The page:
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Bitwise Operator Overloading

00:00 In the previous lesson, I showed you how byte orders are related to boiled eggs. In this lesson, I’ll show you how to use the special methods inside of Python objects to overload bitwise operators.

00:13 Everything in Python is an object. All the interactions between objects that look like operations—adding, subtracting, comparisons, et cetera—are actually mappings to special methods on those objects.

00:25 These special methods all start with double underscores (__), sometimes referred to as dunder. For bitwise operators, the special methods are .__and__(), dunder .__or__(), .__xor__(), and .__invert__().

00:40 Let’s go play with these in the REPL. In the top window here, I’ve created a new class called FourBit. In the spirit of the four-bit adder in a previous lesson, I’ve created an object that stores only four bits. Note the little bit of trickiness in the declaration of the class.

00:59 I’m overloading the int class. I’m doing that so that I don’t have to write as many overloads. For example, all the comparison operations can be handled by the parent class.

01:10 The int class uses a variable called num to store the value, so the initializer starting on line 3 does the same thing. I’ve added a quick check in the initializer to make sure nobody tries to create a four-bit object with a value that is bigger than what can be stored in four bits. Let me start out by importing this into the REPL,

01:34 and I’ll create a FourBit object. Because I’ve overloaded the special method .__repr__() on line 13, the REPL prints out this object in a friendly format.

01:49 Any integer can be passed into FourBit(). Let me just scroll down on the code. The first special method I want to talk about is .__add__().

01:59 This is what is called when two FourBit objects are added together. The other argument is the object being added to this one. Line 18 adds our num value to the other object’s num value, then masks it to make sure it stays as four bits.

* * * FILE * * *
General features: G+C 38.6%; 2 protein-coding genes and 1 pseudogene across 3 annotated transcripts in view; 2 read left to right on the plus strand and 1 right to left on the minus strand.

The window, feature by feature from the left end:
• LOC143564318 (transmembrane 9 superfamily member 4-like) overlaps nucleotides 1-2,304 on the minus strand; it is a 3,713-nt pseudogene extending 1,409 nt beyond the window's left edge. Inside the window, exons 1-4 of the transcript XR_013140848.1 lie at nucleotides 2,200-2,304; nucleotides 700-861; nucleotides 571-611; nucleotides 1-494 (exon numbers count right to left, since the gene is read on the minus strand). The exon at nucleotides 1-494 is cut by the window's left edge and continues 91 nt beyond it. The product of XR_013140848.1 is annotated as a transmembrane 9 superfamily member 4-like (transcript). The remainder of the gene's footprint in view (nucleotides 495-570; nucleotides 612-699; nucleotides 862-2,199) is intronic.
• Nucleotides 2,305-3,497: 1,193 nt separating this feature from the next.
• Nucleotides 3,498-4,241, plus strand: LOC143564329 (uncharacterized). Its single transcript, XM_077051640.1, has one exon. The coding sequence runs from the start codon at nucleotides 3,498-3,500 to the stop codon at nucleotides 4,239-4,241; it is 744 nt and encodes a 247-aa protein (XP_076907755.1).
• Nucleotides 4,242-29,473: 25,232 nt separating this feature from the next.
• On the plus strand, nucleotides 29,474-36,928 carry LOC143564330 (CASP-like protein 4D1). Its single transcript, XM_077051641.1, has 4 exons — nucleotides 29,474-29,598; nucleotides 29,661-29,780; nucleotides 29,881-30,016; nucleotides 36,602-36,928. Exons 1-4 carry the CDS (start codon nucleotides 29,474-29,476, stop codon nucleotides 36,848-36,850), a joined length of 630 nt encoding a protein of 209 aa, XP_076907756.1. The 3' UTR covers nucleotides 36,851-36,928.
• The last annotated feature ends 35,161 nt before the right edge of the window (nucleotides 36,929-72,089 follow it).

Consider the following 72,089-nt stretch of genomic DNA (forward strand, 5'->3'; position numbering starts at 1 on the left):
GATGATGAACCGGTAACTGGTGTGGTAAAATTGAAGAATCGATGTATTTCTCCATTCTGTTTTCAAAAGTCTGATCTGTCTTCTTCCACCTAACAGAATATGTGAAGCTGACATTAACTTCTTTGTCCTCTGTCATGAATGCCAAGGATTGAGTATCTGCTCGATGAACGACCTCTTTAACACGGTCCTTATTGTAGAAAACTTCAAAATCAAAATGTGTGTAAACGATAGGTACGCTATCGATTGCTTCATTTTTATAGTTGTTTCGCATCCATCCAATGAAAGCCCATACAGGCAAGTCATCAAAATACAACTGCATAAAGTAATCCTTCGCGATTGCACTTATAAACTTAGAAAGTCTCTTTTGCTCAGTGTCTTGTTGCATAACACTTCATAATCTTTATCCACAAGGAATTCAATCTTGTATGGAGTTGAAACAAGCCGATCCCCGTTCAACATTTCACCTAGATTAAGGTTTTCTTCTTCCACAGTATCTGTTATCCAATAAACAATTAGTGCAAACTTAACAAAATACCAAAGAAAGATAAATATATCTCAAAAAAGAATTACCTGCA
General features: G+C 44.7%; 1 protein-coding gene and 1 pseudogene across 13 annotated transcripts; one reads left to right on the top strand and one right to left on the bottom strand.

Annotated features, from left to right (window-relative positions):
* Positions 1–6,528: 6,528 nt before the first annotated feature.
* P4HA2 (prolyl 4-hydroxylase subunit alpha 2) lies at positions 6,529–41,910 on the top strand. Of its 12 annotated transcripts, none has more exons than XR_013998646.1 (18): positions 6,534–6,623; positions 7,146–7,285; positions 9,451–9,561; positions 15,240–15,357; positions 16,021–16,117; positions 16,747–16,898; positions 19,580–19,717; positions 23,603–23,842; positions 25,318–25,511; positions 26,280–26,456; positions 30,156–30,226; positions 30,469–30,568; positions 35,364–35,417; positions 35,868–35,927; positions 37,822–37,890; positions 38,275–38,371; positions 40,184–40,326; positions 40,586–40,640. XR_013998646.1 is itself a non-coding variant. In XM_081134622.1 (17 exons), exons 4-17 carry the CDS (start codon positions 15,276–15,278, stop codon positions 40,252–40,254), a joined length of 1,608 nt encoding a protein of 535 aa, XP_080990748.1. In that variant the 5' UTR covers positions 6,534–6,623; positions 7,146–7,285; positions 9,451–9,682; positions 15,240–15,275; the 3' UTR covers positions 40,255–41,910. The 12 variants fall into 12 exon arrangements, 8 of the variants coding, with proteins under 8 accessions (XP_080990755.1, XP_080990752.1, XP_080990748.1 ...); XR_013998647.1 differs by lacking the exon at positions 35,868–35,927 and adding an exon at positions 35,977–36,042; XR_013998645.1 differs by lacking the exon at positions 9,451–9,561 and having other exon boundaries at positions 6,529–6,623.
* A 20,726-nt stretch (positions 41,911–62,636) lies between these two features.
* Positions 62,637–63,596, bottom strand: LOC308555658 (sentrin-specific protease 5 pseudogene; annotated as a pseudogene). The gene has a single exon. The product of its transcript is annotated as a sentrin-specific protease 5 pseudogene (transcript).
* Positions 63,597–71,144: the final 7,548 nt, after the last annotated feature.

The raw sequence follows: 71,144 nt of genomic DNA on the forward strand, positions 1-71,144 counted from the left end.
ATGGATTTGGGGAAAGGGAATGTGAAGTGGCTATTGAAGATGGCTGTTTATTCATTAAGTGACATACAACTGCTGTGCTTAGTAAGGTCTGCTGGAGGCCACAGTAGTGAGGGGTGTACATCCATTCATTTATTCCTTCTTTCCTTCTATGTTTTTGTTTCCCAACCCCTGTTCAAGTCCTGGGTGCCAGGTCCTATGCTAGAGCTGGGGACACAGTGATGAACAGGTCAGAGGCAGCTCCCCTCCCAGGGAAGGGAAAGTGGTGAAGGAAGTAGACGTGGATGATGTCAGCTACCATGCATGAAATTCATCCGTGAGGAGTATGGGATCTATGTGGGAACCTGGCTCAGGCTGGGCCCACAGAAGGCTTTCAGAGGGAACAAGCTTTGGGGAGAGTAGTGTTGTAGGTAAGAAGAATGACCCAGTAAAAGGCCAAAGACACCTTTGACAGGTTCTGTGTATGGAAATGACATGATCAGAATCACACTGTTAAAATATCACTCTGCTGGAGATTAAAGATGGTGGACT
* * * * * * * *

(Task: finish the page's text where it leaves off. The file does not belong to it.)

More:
02:17 Let me just call it,

02:22 and there you go. 7 plus 2 is 9. I’ve implemented other math operations as well, and you can look at those more closely in the sample code download if you like.

02:32 Let’s move on to the bitwise operators. Line 36 overloads the .__and__() special method. Like .__add__(), it takes an other object.

02:43 A new FourBit is constructed with the values of the two objects AND-ed together. Testing it in the REPL.

02:56 Similar thing for .__or__().

03:05 How about .__xor__()?

03:12 And finally, the .__invert__(), or NOT, operation. In the case of NOT, I’m masking it. I don’t want those pesky higher value bits getting in the way.

03:25 Given our history with the NOT operation and negative values, this one deserves a bit more testing.

03:36 And all those bits flipped to zero. Nice! For a little homework, you could take the code from the FourBit adder from the skippable section and re-implement the .__add__() method to use your digital circuit simulator.

03:51 The overloading I’ve done is to make an actual numeric object do bitwise things, but you’re not limited to that. Lots of objects overload bitwise operations to mean different things. For example, the set and frozenset objects overload OR and AND (&) to mean set union and intersection, respectively.

04:13 Python 3.9 added similar use cases to the dictionary object. Well, now. It’s been a long journey. I feel much closer to you than when this all got started. Last up, I summarize all this stuff.

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